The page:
The Hoasca Project

ayahuasca vine grows in forest

medicines of the forest

The “Hoasca Project” is the most comprehensive, in-depth scientific study that has been done on ayahuasca and mental health.  It was carried out by an international team of researchers from the United States, Brazil and Finland.  Several articles were published as a result of this study.  One article, entitled “Clinical investigations of the therapeutic potential of ayahuasca: rationale and regulatory challenges”, highlights some of the findings of the study with respect to the effects of ayahuasca on mental well-being and addiction. The study had four primary objectives:

1. To assess the acute psychological and physiological effects of ayahuasca in human subjects

2. To assess the effects of ayahuasca on serotonin receptors in long-term drinkers of ayahuasca tea

3. To determine the active constituents of ayahuasca tea in plasma

4. To determine the active constituents of ayahuasca tea

The first two objectives are of particular interest for those that are considering ayahuasca as a cure for depression, alcoholism, and other substance abuse and mental health issues.  The researchers selected 15 healthy male subjects that had attended services at the  Uniao do Vegetal (UDV) church in Manuas, Brazil, for at least 10 years and consumed ayahuasca tea an average of once every two weeks.  The subjects did not consume alcohol, tobacco or any other drugs.  For the control group, the researchers selected a healthy group of 15 male subjects that were similar in age, socioeconomic status and had similar diets to the other group.  None of the subjects in the control group had ever consumed ayahuasca tea and they were not members of the UDV church.

With respect to the psychological effects of the tea, the researchers found that the ayahuasca drinkers had “a trend towards greater reflection versus impulsivity” and they had “significantly greater confidence versus fear of uncertainty and trends toward greater gregariousness versus shyness and greater optimism versus anticipatory worry”.

The results found in interviews with the subjects were very impressive:

“The most striking findings of the psychological assessment came from the structured diagnostic interviews and the semistructured, open-ended life story interviews. The Composite International Diagnostic Interview was used for the structured diagnostic interview. None of the UDV subjects had a current psychiatric diagnosis, whereas 2 of the control subjects had an active diagnosis of alcohol misuse and hypochondriasis. Only 1 subject among the controls had a past psychiatric disorder that was no longer present; an alcohol misuse disorder that had remitted 2 years previously. However, prior to membership in the UDV, 11 of the UDV subjects had diagnoses of alcohol misuse disorders, 2 had past major depressive disorders, 4 had past histories of drug misuse (cocaine and amphetamines), 11 were addicted to tobacco, and 3 had past phobic anxiety disorders. Five of the subjects with a history of alcoholism also had histories of violent behavior associated with binge drinking. All of these pathological diagnoses had remitted following entry into the UDV. All of the UDV subjects interviewed reported the subjective impression that their use of hoasca tea within the context of the UDV had led to improved mental and physical health and significant improvements in interpersonal, work, and family interactions.”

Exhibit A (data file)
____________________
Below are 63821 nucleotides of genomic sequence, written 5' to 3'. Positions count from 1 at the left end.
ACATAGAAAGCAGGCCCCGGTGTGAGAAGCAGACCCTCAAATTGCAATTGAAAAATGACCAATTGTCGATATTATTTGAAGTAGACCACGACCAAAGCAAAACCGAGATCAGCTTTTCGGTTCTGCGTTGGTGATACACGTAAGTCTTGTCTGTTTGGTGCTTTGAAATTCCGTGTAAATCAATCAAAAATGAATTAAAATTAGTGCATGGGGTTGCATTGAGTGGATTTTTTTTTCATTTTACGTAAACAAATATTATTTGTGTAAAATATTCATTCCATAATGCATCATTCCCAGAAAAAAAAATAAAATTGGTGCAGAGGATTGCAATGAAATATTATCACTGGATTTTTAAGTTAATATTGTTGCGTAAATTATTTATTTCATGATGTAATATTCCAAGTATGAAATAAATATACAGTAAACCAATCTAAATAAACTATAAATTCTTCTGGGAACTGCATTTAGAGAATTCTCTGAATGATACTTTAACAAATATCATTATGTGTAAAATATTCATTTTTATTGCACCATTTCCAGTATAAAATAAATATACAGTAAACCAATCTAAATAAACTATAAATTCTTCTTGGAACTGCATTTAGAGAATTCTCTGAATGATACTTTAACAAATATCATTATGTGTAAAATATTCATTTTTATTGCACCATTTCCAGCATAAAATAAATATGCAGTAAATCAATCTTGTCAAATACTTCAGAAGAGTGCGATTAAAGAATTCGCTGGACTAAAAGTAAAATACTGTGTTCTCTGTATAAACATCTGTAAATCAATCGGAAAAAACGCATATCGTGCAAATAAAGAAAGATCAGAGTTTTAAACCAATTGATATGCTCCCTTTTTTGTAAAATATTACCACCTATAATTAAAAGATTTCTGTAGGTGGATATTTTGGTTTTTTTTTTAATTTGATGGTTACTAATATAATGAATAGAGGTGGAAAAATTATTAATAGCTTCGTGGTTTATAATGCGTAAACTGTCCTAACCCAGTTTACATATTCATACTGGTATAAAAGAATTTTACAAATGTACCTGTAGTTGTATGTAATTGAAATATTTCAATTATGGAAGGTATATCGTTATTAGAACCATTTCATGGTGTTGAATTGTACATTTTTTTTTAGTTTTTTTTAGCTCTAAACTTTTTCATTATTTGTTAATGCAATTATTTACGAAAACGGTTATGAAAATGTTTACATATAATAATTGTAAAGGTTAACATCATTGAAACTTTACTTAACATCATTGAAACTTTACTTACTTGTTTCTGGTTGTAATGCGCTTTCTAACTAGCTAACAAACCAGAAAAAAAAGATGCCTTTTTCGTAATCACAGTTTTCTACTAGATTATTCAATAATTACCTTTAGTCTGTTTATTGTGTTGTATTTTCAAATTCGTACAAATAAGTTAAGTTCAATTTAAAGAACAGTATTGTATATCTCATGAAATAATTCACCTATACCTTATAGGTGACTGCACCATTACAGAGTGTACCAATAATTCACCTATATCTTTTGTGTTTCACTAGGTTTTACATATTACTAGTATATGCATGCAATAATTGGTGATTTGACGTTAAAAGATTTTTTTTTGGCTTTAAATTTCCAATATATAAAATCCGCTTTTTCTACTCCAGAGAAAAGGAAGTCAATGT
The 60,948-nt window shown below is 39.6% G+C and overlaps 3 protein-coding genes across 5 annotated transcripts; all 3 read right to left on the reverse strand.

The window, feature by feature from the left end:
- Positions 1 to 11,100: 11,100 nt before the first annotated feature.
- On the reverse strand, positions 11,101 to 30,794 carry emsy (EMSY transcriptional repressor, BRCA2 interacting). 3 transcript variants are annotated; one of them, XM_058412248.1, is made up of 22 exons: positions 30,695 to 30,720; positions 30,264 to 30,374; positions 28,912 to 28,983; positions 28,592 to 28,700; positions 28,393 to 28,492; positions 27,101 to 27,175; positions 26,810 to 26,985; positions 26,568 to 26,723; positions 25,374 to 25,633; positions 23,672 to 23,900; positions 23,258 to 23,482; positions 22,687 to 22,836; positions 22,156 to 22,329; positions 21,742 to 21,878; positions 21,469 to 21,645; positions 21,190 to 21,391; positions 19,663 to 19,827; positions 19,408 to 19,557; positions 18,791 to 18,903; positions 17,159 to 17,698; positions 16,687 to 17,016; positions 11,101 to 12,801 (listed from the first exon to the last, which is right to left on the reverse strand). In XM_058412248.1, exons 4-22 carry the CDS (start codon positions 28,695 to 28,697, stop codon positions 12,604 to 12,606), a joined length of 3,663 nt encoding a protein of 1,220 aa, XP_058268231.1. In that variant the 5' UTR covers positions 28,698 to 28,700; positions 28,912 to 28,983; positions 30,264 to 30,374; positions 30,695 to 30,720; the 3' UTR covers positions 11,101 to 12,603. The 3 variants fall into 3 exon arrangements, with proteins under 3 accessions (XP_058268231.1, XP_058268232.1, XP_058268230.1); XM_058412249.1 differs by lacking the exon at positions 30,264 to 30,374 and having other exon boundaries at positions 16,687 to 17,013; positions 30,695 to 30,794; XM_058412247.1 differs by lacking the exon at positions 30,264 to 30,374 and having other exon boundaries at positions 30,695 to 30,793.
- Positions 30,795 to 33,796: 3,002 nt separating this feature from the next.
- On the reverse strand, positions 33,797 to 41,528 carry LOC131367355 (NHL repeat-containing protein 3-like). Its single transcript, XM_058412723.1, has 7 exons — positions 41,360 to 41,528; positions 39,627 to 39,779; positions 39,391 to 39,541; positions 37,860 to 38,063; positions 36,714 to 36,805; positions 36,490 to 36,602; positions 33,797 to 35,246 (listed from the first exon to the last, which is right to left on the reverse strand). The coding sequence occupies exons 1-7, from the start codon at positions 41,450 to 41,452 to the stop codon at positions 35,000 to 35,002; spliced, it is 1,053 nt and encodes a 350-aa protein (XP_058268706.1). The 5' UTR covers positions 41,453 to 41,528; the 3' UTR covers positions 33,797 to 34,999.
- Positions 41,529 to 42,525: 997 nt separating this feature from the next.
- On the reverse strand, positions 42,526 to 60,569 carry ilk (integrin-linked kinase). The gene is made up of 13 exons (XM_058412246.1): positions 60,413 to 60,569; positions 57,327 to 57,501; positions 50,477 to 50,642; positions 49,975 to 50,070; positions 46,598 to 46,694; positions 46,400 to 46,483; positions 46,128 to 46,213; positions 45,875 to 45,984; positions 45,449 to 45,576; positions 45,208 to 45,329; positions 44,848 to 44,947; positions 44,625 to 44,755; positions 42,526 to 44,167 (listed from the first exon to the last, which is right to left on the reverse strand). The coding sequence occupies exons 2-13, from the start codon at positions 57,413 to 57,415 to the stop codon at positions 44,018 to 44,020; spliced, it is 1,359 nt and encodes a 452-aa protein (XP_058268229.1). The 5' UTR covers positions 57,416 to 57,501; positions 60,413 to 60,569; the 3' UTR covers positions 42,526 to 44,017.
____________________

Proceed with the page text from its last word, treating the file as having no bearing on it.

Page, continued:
With respect to ayahuasca’s effect on serotonin, the researchers found a significant increase in the density of serotonin transporter sites in ayahuasca drinkers compared to the control group.  No other pharmacological agent is known to have this effect on serotonin.  This has potentially profound implications for the treatment of depression and addiction if further, in-depth studies of ayahuasca and mental health can reinforce this conclusion.  The current paradigm of treatment with antidepressant medications has limited effectiveness for many people and an array of side effects that are often undesirable.  Furthermore, from personal experience, I can say that the effectiveness of antidepressant medications often decreases over time and when one stops taking these medications there are terrible withdrawal effects that make coping with everyday stressors very challenging.  Issues with mental health have plagued humans for ages.  They are one of the most pervasive diseases in the modern world.  This study suggests that we have much to learn from plants and that there is great value for our health in preserving forests that hold such miraculous medicines.

Excerpt taken from McKenna, Dennis J. 2004. “Clinical investigations of the therapeutic potential of ayahuasca: rationale and regulatory challenges.” Pharmacology and Therapeutics, Issue 102, pp. 11-129.

2 thoughts on “The Hoasca Project

  1. Pingback: Depression: an overview of the illness | Ayahuasca and Depression

  2. Pingback: Ayahuasca: a brief history | Ayahuasca and Depression

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